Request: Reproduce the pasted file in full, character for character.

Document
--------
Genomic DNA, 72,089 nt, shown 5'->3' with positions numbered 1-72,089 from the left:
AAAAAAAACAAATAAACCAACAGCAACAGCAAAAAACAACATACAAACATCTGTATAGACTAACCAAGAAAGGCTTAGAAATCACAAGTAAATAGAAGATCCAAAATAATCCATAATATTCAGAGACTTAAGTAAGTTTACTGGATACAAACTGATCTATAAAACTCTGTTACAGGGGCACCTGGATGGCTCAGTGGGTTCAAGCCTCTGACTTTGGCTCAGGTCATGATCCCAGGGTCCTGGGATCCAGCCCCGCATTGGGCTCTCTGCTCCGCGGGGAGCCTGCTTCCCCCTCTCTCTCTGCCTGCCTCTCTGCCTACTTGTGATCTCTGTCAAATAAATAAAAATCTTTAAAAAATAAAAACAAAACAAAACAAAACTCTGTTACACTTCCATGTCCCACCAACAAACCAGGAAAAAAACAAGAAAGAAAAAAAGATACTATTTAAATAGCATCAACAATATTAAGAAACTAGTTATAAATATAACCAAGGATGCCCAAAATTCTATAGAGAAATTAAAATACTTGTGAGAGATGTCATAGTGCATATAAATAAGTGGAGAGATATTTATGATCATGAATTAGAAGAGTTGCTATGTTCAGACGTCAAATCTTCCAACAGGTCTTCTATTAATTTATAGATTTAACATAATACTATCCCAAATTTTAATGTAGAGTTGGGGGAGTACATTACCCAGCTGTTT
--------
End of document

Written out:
Genomic DNA, 72,089 nt, shown 5'->3' with positions numbered 1-72,089 from the left:
AAAAAAAACAAATAAACCAACAGCAACAGCAAAAAACAACATACAAACATCTGTATAGACTAACCAAGAAAGGCTTAGAAATCACAAGTAAATAGAAGATCCAAAATAATCCATAATATTCAGAGACTTAAGTAAGTTTACTGGATACAAACTGATCTATAAAACTCTGTTACAGGGGCACCTGGATGGCTCAGTGGGTTCAAGCCTCTGACTTTGGCTCAGGTCATGATCCCAGGGTCCTGGGATCCAGCCCCGCATTGGGCTCTCTGCTCCGCGGGGAGCCTGCTTCCCCCTCTCTCTCTGCCTGCCTCTCTGCCTACTTGTGATCTCTGTCAAATAAATAAAAATCTTTAAAAAATAAAAACAAAACAAAACAAAACTCTGTTACACTTCCATGTCCCACCAACAAACCAGGAAAAAAACAAGAAAGAAAAAAAGATACTATTTAAATAGCATCAACAATATTAAGAAACTAGTTATAAATATAACCAAGGATGCCCAAAATTCTATAGAGAAATTAAAATACTTGTGAGAGATGTCATAGTGCATATAAATAAGTGGAGAGATATTTATGATCATGAATTAGAAGAGTTGCTATGTTCAGACGTCAAATCTTCCAACAGGTCTTCTATTAATTTATAGATTTAACATAATACTATCCCAAATTTTAATGTAGAGTTGGGGGAGTACATTACCCAGCTGTTT